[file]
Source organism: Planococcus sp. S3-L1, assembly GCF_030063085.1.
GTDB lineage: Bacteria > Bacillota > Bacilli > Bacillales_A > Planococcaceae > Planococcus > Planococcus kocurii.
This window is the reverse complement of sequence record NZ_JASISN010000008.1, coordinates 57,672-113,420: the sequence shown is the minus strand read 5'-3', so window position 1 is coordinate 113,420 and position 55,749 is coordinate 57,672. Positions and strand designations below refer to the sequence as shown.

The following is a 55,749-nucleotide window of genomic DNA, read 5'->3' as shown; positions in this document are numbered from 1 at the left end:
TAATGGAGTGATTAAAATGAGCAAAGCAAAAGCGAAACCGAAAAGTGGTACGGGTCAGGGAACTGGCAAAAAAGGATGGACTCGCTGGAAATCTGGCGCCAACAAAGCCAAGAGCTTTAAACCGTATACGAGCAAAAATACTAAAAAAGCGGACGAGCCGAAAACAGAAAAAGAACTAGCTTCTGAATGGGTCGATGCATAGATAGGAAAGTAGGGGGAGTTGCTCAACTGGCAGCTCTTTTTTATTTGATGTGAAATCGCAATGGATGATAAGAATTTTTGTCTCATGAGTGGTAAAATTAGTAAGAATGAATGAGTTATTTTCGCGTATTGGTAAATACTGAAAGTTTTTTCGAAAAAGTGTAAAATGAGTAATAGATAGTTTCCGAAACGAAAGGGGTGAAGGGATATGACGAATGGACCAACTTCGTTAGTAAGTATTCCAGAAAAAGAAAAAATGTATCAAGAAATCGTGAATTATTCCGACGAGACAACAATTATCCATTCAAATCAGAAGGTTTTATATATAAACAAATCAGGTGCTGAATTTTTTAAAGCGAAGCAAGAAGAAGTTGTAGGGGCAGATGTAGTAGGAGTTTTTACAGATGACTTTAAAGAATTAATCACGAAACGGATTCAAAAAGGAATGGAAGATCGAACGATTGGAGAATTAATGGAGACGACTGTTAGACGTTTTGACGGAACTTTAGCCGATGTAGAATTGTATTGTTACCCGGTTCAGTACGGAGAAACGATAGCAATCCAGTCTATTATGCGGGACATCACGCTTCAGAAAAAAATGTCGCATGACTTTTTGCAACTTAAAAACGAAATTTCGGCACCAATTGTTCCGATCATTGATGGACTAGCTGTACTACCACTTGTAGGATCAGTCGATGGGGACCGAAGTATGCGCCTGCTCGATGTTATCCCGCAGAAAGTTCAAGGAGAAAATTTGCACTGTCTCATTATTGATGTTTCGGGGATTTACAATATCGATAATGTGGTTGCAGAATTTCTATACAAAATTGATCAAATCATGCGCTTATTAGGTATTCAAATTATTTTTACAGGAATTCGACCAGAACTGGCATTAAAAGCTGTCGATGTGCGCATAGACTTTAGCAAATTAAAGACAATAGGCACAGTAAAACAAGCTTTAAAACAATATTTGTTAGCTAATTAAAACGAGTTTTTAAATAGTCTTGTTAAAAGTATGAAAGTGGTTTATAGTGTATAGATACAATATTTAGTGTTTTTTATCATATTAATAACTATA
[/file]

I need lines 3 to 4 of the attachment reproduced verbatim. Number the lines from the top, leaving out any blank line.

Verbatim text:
This window is the reverse complement of sequence record NZ_JASISN010000008.1, coordinates 57,672-113,420: the sequence shown is the minus strand read 5'-3', so window position 1 is coordinate 113,420 and position 55,749 is coordinate 57,672. Positions and strand designations below refer to the sequence as shown.

The following is a 55,749-nucleotide window of genomic DNA, read 5'->3' as shown; positions in this document are numbered from 1 at the left end: